Science and technology librarians, this letter is not for you. It is meant for your directors, your deans, your provosts, your presidents. Administrators, when the anti-DEI rhetoric inevitably turns to librarians, we need you to support us. When we teach citational justice, when we work to decolonize our catalog, when we publish or present on DEI, we need you to have our backs. In their academic freedom policies, 11 of the 15 U.S.-based academic institutions represented by authors in this special issue either reference or explicitly endorse the longstanding and seminal work, the 1940 Statement of Principles of Academic Freedom and Tenure with 1970 Interpretive Comments (American Association of University Professors, 2014). Many more institutions beyond these 15 do the same. The statement covers "teachers" very broadly, which includes librarians as well as faculty. The message is clear: our work should be protected. Even against such strong political headwinds, administrators must remain firm in their support of academic freedom and of their librarians.


Allam, H. (2023, March 4). Culture war in the stacks: Librarians marshal against rising book bans. Washington Post. https://www.washingtonpost.com/national-security/2023/03/02/culture-war-stacks-librarians-marshal-against-rising-book-bans/

American Association of University Professors. (2014). 1940 statement of principles on academic freedom and tenure with 1970 interpretive comments. https://www.aaup.org/report/1940-statement-principles-academic-freedom-and-tenure

Bovy, P. M. (2023, July 5).The Waterloo attack is part of a broader trend of hatred for academia itself. The Globe and Mail. https://www.theglobeandmail.com/opinion/article-the-waterloo-attack-is-part-of-a-broader-trend-of-hatred-for-academia/

Death threats are forcing professors off campus. (2017, December 28). Kxly.Com. https://www.kxly.com/news/education/death-threats-are-forcing-professors-off-campus/article_1f9104da-18b7-544d-a609-a1257ae8658e.html

Freeman, H. (2020, May 11). Arizona professor receives death threats for connecting Islam to terrorism. Arizona Daily Independent. https://arizonadailyindependent.com/2020/05/10/arizona-professor-receives-death-threats-for-connecting-islam-to-terrorism/

Gluhanich, H. (2022, November 10). Amid death threats and harassment, University of Chicago professor reschedules ‘The Problem of Whiteness’ course. The Foundation for Individual Rights and Expression. https://www.thefire.org/news/amid-death-threats-and-harassment-university-chicago-professor-reschedules-problem-whiteness

Kelley, B. J. (2019, April 10). White professors of African studies targeted with death threats. Southern Poverty Law Center. https://www.splcenter.org/hatewatch/2019/04/10/white-professors-african-studies-targeted-death-threats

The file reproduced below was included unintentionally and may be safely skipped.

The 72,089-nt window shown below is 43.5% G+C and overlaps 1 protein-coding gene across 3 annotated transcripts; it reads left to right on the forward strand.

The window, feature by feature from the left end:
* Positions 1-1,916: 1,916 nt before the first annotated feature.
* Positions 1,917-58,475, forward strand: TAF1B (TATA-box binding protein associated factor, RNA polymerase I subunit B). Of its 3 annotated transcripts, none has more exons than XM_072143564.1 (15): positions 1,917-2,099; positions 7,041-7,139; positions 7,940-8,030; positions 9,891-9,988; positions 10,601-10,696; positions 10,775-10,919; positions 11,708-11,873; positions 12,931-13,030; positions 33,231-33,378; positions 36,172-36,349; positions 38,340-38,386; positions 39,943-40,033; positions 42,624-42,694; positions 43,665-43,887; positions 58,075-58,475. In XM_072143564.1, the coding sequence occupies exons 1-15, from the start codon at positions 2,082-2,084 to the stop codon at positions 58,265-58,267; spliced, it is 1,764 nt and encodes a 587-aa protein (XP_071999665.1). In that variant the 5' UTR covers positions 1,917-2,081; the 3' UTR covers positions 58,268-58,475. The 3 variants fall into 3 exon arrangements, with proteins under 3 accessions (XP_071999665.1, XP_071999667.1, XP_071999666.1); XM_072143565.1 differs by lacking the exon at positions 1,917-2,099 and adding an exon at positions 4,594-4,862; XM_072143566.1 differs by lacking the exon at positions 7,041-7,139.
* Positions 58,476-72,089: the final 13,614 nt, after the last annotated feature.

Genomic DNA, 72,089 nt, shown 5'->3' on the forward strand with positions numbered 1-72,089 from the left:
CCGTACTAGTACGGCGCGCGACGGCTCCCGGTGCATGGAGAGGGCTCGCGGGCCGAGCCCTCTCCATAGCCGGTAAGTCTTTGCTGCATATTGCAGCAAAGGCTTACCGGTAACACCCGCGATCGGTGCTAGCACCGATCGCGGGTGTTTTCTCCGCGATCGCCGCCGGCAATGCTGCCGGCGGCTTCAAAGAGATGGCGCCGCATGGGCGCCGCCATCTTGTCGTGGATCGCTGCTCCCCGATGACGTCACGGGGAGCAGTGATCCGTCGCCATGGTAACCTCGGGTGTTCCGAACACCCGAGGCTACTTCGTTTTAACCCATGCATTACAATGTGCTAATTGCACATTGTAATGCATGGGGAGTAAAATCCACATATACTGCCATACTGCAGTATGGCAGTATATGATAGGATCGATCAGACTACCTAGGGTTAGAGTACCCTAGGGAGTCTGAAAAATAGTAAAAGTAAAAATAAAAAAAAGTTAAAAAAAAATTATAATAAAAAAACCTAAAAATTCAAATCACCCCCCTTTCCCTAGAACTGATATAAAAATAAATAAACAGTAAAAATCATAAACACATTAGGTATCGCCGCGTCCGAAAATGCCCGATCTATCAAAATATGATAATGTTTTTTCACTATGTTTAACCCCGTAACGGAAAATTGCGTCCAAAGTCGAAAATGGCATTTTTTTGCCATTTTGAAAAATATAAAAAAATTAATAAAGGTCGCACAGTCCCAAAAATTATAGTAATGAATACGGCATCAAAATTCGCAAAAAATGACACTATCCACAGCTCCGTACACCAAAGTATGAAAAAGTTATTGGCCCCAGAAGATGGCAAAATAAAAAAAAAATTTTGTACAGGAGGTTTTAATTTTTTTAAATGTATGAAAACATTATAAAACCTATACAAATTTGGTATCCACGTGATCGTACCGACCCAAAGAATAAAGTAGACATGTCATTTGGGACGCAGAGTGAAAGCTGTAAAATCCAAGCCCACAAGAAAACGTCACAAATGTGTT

Malespina, E. (2023, May 21). Librarians are suffering because of book bans. I know because I’ve received death threats. Nj.Com. https://www.nj.com/opinion/2023/05/librarians-are-suffering-because-of-book-bans-i-know-because-ive-received-attacks-death-threats-opinion.html

Pendharkar, E. (2022, September 23). A school librarian pushes back on censorship and gets death threats and online harassment. Education Week. https://www.edweek.org/policy-politics/a-school-librarian-pushes-back-on-censorship-and-gets-death-threats-and-online-harassment/2022/09

Postsecondary Legislation Database. (n.d.). National Conference of State Legislatures. Retrieved March 25, 2024, from https://www.ncsl.org/education/postsecondary-legislation-database

Quinn, R. (2023, February 1). Faculty: Repeated threats unheeded, professor murdered. Inside Higher Ed. https://www.insidehighered.com/news/2023/02/02/report-warnings-ignored-u-ariz-professor-killed

Rios, E. (2022, August 24). Idaho librarian resigns over ‘atmosphere of extremism’ and ‘intimidation tactics.’ The Guardian. https://www.theguardian.com/world/2022/aug/24/idaho-librarian-resigns-ban-books-lgbtq

Smith, T. (2023, August 11). The plot thickens: The battle over books comes at a cost. NPR. https://www.npr.org/2023/08/11/1192034923/the-plot-thickens-the-battle-over-books-comes-at-a-cost

Tanner, C. (2020, March 10). BYU professor receives death threats after viral video on Honor Code changes. The Salt Lake Tribune. https://www.sltrib.com/news/education/2020/03/10/byu-professor-receives/

Walters, W. H. (2016). Faculty status of librarians at U.S. research universities. The Journal of Academic Librarianship, 42(2), 161–171. https://doi.org/10.1016/j.acalib.2015.11.002

Williamson, E. (2024, February 3). Cast as criminals, America’s librarians rally to their own defense. The New York Times. https://www.nytimes.com/2024/02/03/us/book-bans-librarians.html

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Issues in Science and Technology Librarianship No. 106, Winter 2024. DOI: 10.29173/istl2825